"When the people of the area were imposed or looked down upon, they could and probably would display active resentment, otherwise, they were the soul of kindness and hospitality. I went a stranger and they took me in. I believe the great bulk of the inhabitants to be among the most useful and orderly citizens belonging to the American states." Written by a young Englishman traveling through the Jonesborough area in 1775.
When trailblazers and pioneers like Daniel Boone and John Sevier came across the Appalachian Mountains into what is now Tennessee, they thought they had found paradise. These independent minded frontiersmen joined hundreds of others in search of a place to call their own. By 1770, there were an estimated 3000 non-native settlers forging new lives and building communities in the “Over-Mountain” region. One of the largest of these communities was the Watauga Settlement, located in the vicinity of present day Elizabethton, Tennessee. It was here that the Watauga Association was formed, creating written articles for the management of their daily affairs, a necessity given the time consuming and arduous distance from either the North Carolina or Virginia centers of government. It is to these articles that Lord Dunmore, last British governor of Virginia, referred in his letter to the British Secretary of State warning that the Watauga Association “at least sets a dangerous example to the people of America of forming governments distinct from and independent of his majesty’s authority.” In his 1894 history The Winning of the West, Theodore Roosevelt refers to the Watauga Association as the “first free and independent community on the continent”.
During the American Revolution, the British army was coming up through South Carolina trying to split the Continental Army. They sent a courier over the mountains who threatened the future Tennesseans that they would be killed and the villages burned if they tried to help the revolutionaries. Despite the courier’s threat, a thousand Over-Mountain men converged at Sycamore Shoals and rode across the mountains to fight the British frontier style. They kicked their assets at the Battle of Kings Mountain. This battle ended a dismal losing streak for the colonists and prompted Thomas Jefferson to call The Battle of Kings Mountain the turning point of the War in the South.
The story of these fearless early settlers in now what is now Northeast Tennessee, and their significant contribution to the independence of our nation, is just one of the great stories of Historic Jonesborough and our region. Another great story of the area is the State of Franklin. Named after patriot Benjamin Franklin, the State of Franklin was formed in Jonesborough in 1784, the first attempt at statehood outside the initial thirteen colonies. Jonesborough was the first capital and John Sevier, who later became the first governor of the State of Tennessee, was the governor of Franklin. Residents were actually governed by two states at the same time because North Carolina still claimed the territory and there were two sets of state offices. There are great stories of the two Sheriffs' trying to arrest each other on Main Street in Jonesborough, the actual battle fought between the State of Franklin and the State of North Carolina, and the escapades of John Sevier who was arrested by North Carolina for treason and then busted out of jail in Morganton, NC by his followers.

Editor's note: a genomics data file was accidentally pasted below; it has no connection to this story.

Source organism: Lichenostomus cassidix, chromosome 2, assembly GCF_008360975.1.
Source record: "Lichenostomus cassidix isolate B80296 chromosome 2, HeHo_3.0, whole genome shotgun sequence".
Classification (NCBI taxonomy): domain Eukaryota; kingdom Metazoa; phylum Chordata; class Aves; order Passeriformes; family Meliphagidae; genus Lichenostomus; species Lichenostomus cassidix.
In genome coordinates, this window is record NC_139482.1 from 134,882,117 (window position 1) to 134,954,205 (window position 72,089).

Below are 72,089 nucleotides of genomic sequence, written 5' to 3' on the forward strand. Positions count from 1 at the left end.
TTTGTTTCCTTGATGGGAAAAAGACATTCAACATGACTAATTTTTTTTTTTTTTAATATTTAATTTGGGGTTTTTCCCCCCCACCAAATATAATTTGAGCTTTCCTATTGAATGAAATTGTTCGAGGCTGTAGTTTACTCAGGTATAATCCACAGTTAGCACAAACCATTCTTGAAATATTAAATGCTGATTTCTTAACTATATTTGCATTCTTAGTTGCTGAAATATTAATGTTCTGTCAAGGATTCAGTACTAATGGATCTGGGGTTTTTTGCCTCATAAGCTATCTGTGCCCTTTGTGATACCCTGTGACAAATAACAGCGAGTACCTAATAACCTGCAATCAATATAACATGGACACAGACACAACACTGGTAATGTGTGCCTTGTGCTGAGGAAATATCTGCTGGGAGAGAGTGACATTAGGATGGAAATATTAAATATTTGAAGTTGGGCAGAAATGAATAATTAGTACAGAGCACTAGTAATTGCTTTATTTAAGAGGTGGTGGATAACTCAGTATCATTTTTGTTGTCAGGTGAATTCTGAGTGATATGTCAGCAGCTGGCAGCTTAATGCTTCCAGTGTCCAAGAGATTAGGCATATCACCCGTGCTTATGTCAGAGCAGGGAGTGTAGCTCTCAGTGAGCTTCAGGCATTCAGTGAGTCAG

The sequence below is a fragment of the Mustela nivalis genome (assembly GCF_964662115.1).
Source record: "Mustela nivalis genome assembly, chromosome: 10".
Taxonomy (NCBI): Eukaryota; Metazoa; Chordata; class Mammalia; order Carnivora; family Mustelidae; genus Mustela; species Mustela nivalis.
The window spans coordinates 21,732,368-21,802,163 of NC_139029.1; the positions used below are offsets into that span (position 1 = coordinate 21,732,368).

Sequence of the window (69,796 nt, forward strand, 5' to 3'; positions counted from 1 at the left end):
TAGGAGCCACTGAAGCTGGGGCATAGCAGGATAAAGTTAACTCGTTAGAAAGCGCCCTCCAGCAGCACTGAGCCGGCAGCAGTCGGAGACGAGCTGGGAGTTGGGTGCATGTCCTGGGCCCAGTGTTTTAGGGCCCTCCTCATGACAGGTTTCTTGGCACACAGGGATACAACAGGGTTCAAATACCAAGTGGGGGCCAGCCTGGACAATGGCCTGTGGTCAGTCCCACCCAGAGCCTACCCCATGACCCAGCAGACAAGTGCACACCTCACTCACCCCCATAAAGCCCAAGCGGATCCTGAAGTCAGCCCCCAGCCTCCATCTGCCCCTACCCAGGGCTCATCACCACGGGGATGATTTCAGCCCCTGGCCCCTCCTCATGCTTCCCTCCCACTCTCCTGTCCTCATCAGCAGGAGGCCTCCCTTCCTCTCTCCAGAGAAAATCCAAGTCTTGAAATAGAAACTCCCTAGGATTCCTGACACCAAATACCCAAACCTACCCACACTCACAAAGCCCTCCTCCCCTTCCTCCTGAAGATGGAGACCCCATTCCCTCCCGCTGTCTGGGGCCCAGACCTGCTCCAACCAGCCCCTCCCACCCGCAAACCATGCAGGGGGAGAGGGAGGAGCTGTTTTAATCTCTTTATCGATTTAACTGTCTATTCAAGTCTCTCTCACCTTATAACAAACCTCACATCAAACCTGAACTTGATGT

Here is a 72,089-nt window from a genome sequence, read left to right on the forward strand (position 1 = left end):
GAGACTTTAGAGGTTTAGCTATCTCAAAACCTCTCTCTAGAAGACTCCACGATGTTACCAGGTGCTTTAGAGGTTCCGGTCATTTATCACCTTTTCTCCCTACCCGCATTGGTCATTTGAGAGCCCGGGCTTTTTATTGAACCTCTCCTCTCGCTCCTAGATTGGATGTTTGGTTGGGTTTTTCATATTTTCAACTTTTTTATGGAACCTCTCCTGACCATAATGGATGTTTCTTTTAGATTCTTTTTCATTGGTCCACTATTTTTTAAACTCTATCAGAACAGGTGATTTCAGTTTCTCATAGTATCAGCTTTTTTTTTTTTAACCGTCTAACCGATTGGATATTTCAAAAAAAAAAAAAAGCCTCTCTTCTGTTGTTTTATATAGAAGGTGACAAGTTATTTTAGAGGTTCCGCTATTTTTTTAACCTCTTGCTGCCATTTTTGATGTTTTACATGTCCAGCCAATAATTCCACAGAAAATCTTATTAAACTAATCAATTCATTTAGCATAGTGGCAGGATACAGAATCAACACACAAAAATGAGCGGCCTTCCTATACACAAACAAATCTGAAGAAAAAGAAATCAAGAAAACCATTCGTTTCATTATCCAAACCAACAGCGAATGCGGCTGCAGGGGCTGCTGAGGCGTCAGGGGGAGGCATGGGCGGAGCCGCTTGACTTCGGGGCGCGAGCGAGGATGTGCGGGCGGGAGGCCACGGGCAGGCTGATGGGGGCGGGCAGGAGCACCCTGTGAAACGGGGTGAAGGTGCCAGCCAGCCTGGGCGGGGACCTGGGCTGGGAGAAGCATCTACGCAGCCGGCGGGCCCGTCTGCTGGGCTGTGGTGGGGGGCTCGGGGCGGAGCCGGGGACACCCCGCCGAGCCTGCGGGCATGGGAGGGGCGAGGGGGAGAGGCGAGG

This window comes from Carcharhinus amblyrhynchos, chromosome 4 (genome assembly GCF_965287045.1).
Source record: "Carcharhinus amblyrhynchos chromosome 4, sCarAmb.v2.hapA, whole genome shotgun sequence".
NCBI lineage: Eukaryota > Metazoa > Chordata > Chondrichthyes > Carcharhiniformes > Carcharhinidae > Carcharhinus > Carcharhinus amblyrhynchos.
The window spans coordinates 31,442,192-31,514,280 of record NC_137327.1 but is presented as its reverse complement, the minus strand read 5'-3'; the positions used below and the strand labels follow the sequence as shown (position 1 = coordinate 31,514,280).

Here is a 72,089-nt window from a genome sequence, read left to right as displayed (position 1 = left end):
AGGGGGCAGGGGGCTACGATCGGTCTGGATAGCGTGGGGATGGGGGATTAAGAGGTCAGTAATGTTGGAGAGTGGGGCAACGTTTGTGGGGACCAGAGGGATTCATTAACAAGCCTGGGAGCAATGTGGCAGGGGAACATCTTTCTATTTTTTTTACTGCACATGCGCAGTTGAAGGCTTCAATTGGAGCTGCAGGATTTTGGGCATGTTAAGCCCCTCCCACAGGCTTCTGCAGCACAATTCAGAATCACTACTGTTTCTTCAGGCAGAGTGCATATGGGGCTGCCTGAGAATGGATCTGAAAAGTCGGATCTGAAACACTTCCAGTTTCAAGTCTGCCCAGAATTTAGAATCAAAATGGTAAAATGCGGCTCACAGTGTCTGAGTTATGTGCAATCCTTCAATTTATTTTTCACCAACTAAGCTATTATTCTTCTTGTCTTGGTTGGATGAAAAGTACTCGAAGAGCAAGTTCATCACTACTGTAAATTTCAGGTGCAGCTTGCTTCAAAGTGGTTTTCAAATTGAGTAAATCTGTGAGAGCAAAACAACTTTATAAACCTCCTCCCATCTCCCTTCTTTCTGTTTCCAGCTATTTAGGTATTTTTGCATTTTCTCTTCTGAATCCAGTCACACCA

Andrew Jackson was first licensed to practice law by the Washington District Court in Jonesborough. Jackson’s colorful personality, swagger and stubbornness have given Jonesborough a legacy of stories, mostly based on actual occurrences, as he made his rounds as a young lawyer during the five months he stayed in the region while awaiting transport to Nashville.
The great stories don’t stop there. The Civil War highlighted the Town’s conflicting loyalties and nowhere does the saying “Brother against Brother” pertain as strongly as in the Mountains of Western North Carolina and East Tennessee. Though the slave population never amounted to more than nine percent of the entire East Tennessee population, slaves were definitely a part of Jonesborough’s daily life. Yet, Jonesborough was also the home to a growing and vigorous anti-slavery movement dating back to well before the war. Elihu Embree, a young Quaker and prominent businessman, championed the anti-slavery cause throughout the first two decades of the 19th century. In 1819, at Jacob Howard’s Print Shop on the corner of First Avenue and Main Street, Embree began publishing the Manumission Intelligencier, mainly as a vehicle disseminating the news of The Tennessee Manumission Society. Based in style upon a Manumission Society newspaper published by Charles Osborne in Mount Pleasant, Ohio in 1816, The Manumission Intelligencer had modest success. Embree, however, quickly tired of devoting precious print to Society procedurals and other news and established The Emancipator in 1820. The Emancipator is the first newspaper whose content was devoted solely to the abolition of slavery. Growing rapidly to a national subscription base of over 200, The Emancipator unfortunately ceased publication when Embree died unexpectedly of a fever. Only eight issues were printed. Elihu Embree was a slave owner.
As the oldest town in Tennessee and the Storytelling Capital of the World, you don’t have to go far in Historic Jonesborough to discover an exciting story about the fascinating history of our region. In Jonesborough there is a wagon full of stories about exciting people and events that shaped the future of Tennessee and our country.